We’re in an era where most smart SaaS customers know that they have to invest in Customer Success but the natural next question is: How can you invest in Customer Success effectively? When should I hire my first Customer Success Manager? What should the Customer Success Manager own compared to Support, Services or even Sales? As you grow the customer base, how can I scale out my Customer Success department?
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The topic of structure and organizational design also yields the most vibrant discussions and at times the most heated debates in Customer Success Communities, especially when you talk about whether this department should own revenue. It makes sense why. There is no standard blueprint or set of rules we must follow in order to build a proper Customer Success organization. And even if we wanted to, there is too much diversity in our products, services, and our business processes for one size to fit all.

In the hundreds of conversations I’ve had with leaders over the past few years, there are typical patterns around when and how they are adding resources when it comes to Customer Success. While there may not be one organizational chart we can follow, a framework is emerging that can help you guide your decisions around investing in Customer Success.

Company Stage & Implementation Complexity

Investment in post-sales resources like Customer Success looks quite different depending on what stage your company is in its growth. A Customer Success department at an organization with 15 people will look vastly different than one with 150 people. Likewise, the day-to-day responsibilities for the Customer Success Managers will vary depending on what stage of growth the company is in. For simplicity’s sake, we’ll classify the growth stages as the following:

  • Early Stage: You’re finally out of beta & funded.
  • Mid Stage: You’ve completed your B or C round.
  • Late Stage: You’re filing the S-1.

Expectedly, early stage organizations have fewer roles and titles than more mature companies. In the early stages, the Customer Success Manager may handle the entire lifecycle of the account (onboarding to renewal) but as the customer count grows and the company matures, Customer Success Leaders may look to hire specialists to handle these actions. Additionally, later stage companies may monetize aspects of customer relationships like training or implementation, which requires specialized resources to manage those aspects of the customer journey.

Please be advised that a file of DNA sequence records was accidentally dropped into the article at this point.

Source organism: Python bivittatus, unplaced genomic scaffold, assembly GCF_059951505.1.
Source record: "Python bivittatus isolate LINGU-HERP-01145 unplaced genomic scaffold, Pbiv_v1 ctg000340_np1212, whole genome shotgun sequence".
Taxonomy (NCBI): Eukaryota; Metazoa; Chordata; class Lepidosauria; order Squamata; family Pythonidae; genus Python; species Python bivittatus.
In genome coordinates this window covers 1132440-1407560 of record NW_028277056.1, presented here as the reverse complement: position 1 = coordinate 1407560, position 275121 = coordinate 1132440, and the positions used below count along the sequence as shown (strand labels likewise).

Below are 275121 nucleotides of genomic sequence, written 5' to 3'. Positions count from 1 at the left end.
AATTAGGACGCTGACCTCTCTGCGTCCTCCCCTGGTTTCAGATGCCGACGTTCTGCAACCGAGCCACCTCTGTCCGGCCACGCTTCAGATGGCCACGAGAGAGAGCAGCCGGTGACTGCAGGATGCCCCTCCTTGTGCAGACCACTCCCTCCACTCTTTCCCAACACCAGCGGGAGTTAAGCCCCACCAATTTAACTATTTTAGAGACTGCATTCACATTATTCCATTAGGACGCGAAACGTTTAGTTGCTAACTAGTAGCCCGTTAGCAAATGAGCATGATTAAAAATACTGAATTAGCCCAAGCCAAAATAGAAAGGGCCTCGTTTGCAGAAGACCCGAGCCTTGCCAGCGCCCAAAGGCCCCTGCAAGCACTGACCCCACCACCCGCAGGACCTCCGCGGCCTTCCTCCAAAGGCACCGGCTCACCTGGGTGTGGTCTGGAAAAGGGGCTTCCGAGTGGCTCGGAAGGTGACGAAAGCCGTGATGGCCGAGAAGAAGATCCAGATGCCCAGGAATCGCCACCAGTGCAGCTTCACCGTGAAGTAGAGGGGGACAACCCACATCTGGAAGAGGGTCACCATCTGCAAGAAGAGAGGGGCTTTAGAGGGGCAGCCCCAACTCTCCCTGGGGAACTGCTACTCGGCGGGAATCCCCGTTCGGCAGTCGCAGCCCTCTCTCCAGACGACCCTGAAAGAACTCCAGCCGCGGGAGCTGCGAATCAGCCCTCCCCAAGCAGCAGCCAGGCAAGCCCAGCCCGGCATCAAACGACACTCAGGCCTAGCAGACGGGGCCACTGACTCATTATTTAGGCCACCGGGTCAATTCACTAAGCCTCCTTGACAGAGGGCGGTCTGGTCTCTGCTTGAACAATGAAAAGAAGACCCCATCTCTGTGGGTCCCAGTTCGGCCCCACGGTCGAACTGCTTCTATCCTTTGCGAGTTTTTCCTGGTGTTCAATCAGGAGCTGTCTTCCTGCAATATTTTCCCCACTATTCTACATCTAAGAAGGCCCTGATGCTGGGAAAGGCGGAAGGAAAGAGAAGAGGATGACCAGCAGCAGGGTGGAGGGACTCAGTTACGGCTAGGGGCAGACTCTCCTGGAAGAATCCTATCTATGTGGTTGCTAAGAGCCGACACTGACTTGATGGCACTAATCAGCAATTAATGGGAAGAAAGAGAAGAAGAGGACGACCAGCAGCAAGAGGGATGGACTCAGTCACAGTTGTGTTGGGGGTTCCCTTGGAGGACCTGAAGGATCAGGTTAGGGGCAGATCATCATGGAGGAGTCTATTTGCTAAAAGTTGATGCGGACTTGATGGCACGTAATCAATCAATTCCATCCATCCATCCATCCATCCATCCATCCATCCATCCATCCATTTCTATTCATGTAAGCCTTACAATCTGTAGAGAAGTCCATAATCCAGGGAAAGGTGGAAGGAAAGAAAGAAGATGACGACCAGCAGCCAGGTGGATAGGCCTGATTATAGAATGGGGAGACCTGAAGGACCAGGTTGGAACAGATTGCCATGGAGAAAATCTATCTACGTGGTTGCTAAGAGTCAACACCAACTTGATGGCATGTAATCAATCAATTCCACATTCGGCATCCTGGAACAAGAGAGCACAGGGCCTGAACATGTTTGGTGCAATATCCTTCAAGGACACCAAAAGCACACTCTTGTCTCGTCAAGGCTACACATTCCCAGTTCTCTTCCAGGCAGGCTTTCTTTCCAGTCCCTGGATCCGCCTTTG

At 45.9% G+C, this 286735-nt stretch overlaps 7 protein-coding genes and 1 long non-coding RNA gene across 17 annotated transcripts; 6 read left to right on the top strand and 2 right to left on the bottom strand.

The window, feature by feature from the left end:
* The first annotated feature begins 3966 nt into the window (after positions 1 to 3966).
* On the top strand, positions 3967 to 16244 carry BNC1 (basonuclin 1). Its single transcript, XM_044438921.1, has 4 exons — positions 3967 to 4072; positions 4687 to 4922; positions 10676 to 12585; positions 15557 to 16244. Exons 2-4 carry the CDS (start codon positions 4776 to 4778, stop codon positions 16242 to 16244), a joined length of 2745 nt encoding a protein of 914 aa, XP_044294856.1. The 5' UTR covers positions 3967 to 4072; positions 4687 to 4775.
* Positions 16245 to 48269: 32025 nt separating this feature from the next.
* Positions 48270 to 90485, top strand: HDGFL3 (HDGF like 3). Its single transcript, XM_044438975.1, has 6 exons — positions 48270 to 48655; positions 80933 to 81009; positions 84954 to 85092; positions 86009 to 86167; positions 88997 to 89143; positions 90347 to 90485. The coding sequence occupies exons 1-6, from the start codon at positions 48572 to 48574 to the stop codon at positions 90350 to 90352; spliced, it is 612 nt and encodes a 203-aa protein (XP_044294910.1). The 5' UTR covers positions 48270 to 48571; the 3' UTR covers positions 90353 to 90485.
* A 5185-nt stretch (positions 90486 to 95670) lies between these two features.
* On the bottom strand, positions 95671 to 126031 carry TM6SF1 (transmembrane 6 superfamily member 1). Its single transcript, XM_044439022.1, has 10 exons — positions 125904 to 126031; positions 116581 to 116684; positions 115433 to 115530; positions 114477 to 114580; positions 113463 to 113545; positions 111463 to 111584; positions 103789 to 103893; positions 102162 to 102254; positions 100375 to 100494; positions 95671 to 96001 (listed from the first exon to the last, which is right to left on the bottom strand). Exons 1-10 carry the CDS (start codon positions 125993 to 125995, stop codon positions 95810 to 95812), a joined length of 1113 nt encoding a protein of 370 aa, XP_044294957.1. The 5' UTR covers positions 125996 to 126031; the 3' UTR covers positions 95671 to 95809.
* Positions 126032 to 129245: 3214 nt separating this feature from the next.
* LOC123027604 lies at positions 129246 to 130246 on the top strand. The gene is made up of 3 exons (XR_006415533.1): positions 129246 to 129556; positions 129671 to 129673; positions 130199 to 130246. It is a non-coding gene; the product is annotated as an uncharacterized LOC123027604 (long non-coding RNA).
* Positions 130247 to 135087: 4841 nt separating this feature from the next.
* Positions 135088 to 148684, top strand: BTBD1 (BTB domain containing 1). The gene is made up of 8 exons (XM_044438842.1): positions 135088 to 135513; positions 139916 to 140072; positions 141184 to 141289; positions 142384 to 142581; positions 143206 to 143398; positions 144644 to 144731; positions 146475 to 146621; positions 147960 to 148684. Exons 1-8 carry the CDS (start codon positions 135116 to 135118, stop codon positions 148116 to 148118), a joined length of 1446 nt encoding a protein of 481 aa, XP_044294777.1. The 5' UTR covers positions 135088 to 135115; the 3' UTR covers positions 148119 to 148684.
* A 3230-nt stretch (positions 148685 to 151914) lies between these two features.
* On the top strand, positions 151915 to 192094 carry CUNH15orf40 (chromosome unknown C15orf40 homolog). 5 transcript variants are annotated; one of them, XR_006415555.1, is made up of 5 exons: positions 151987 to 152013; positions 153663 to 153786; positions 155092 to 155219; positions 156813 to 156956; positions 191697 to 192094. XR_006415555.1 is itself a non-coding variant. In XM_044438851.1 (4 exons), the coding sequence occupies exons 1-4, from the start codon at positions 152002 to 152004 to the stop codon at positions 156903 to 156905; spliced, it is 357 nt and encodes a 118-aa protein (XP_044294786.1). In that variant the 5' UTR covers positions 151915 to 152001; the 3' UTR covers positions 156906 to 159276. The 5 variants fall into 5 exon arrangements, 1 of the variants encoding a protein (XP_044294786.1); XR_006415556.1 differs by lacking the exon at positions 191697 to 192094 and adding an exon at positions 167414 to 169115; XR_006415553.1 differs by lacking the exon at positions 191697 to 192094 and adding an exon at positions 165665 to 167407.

But company stage doesn’t tell the whole story. In determining how to invest in Customer Success, you also need to consider your product implementation complexity.

  • Low Implementation Complexity: An admin or end user can self-provision.
  • High Implementation Complexity: Resources are required to implement.

When your product requires high-touch implementations processes, the investment model will look vastly different than processes where the customer self-provision. For the former, the first hires in Customer Success are generally skilled at leading implementation projects. In the latter, the more traditional Customer Success Managers may be the initial hires. In companies where the implementation process is complex, the initial dollars are dedicated to getting the customer live as quickly as possible. This explains why many businesses do not hire Customer Success Managers until they are well into their C round of funding.

Another consideration is the customers you’re selling to. In some Customer Success departments, you will find evidence of teams that fit into the Low Implementation Complexity model as well as the High Implementation Complexity model. This is typically depicted by the presence of Customer Tier.

Said another way, you may have strategic customers (Tier 1) who demand specialized resources to enable, support, and renew the relationship. At the same time, you may have customers who do not require this same level of touch (Tier 2 or 3). Determining which bucket your customers fall in to (Low to High) is key because you will need to make the right resource investment.